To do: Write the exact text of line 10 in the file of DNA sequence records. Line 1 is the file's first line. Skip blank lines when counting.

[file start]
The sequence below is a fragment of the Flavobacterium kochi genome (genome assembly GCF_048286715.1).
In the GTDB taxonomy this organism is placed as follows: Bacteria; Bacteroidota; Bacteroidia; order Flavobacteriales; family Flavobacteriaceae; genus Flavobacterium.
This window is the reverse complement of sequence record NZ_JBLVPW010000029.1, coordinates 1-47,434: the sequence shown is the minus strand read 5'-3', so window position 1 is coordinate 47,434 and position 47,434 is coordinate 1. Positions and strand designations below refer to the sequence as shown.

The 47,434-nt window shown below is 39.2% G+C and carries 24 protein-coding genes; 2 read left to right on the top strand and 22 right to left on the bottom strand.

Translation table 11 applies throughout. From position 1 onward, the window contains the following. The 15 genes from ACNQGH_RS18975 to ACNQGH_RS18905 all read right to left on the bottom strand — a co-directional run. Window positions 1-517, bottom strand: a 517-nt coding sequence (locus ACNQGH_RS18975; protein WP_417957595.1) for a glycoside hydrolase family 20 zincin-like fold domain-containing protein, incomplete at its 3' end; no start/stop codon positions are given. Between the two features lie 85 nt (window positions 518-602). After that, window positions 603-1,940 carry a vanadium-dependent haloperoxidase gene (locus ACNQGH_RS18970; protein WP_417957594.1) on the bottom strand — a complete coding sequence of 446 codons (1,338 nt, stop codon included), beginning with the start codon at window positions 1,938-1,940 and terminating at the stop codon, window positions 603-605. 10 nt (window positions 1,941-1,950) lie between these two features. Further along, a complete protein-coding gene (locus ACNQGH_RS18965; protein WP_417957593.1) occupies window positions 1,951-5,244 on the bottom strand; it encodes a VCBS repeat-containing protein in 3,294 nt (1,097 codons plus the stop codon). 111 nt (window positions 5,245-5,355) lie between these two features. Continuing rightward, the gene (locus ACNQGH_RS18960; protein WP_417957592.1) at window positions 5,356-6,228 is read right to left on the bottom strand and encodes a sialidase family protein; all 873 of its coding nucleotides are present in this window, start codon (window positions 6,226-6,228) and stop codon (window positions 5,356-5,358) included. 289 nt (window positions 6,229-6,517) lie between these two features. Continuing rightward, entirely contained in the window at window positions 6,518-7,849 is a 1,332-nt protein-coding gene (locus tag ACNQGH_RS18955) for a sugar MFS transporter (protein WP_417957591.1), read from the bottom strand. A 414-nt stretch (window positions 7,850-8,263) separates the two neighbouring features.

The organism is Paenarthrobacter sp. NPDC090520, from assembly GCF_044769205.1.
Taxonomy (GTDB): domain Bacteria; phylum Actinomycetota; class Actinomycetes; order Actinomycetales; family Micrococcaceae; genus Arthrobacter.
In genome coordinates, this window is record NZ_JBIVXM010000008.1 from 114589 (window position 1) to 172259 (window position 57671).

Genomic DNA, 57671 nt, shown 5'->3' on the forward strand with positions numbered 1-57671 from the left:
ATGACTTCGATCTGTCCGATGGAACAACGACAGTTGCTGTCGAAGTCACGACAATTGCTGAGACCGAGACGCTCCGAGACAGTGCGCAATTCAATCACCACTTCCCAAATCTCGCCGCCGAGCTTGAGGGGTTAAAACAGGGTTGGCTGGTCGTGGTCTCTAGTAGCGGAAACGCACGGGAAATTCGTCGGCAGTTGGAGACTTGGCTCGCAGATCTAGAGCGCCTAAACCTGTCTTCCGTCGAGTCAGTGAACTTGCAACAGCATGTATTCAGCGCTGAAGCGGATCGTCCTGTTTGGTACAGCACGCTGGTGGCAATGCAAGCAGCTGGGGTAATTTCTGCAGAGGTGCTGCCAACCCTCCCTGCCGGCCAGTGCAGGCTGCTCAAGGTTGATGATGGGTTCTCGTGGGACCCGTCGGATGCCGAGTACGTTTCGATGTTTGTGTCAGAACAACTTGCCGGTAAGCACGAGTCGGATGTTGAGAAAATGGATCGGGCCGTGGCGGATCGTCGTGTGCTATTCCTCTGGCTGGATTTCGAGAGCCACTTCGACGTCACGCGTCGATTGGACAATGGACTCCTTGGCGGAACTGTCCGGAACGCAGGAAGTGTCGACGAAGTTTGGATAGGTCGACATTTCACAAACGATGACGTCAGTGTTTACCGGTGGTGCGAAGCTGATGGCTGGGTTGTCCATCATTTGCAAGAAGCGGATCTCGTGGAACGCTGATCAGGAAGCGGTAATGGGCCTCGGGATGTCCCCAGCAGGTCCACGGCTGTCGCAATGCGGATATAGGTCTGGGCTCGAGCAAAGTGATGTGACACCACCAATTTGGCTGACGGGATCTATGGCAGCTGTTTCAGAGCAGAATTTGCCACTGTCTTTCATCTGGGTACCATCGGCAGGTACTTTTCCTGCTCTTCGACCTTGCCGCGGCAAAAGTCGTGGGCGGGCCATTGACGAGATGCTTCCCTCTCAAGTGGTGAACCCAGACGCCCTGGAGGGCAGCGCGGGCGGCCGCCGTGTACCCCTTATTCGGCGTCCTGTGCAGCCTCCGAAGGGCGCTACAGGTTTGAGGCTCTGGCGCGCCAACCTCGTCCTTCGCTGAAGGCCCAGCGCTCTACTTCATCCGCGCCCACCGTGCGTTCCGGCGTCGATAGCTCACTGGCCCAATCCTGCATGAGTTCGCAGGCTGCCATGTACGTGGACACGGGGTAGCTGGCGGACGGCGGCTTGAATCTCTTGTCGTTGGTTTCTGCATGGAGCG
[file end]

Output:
ATGACTTCGATCTGTCCGATGGAACAACGACAGTTGCTGTCGAAGTCACGACAATTGCTGAGACCGAGACGCTCCGAGACAGTGCGCAATTCAATCACCACTTCCCAAATCTCGCCGCCGAGCTTGAGGGGTTAAAACAGGGTTGGCTGGTCGTGGTCTCTAGTAGCGGAAACGCACGGGAAATTCGTCGGCAGTTGGAGACTTGGCTCGCAGATCTAGAGCGCCTAAACCTGTCTTCCGTCGAGTCAGTGAACTTGCAACAGCATGTATTCAGCGCTGAAGCGGATCGTCCTGTTTGGTACAGCACGCTGGTGGCAATGCAAGCAGCTGGGGTAATTTCTGCAGAGGTGCTGCCAACCCTCCCTGCCGGCCAGTGCAGGCTGCTCAAGGTTGATGATGGGTTCTCGTGGGACCCGTCGGATGCCGAGTACGTTTCGATGTTTGTGTCAGAACAACTTGCCGGTAAGCACGAGTCGGATGTTGAGAAAATGGATCGGGCCGTGGCGGATCGTCGTGTGCTATTCCTCTGGCTGGATTTCGAGAGCCACTTCGACGTCACGCGTCGATTGGACAATGGACTCCTTGGCGGAACTGTCCGGAACGCAGGAAGTGTCGACGAAGTTTGGATAGGTCGACATTTCACAAACGATGACGTCAGTGTTTACCGGTGGTGCGAAGCTGATGGCTGGGTTGTCCATCATTTGCAAGAAGCGGATCTCGTGGAACGCTGATCAGGAAGCGGTAATGGGCCTCGGGATGTCCCCAGCAGGTCCACGGCTGTCGCAATGCGGATATAGGTCTGGGCTCGAGCAAAGTGATGTGACACCACCAATTTGGCTGACGGGATCTATGGCAGCTGTTTCAGAGCAGAATTTGCCACTGTCTTTCATCTGGGTACCATCGGCAGGTACTTTTCCTGCTCTTCGACCTTGCCGCGGCAAAAGTCGTGGGCGGGCCATTGACGAGATGCTTCCCTCTCAAGTGGTGAACCCAGACGCCCTGGAGGGCAGCGCGGGCGGCCGCCGTGTACCCCTTATTCGGCGTCCTGTGCAGCCTCCGAAGGGCGCTACAGGTTTGAGGCTCTGGCGCGCCAACCTCGTCCTTCGCTGAAGGCCCAGCGCTCTACTTCATCCGCGCCCACCGTGCGTTCCGGCGTCGATAGCTCACTGGCCCAATCCTGCATGAGTTCGCAGGCTGCCATGTACGTGGACACGGGGTAGCTGGCGGACGGCGGCTTGAATCTCTTGTCGTTGGTTTCTGCATGGAGCG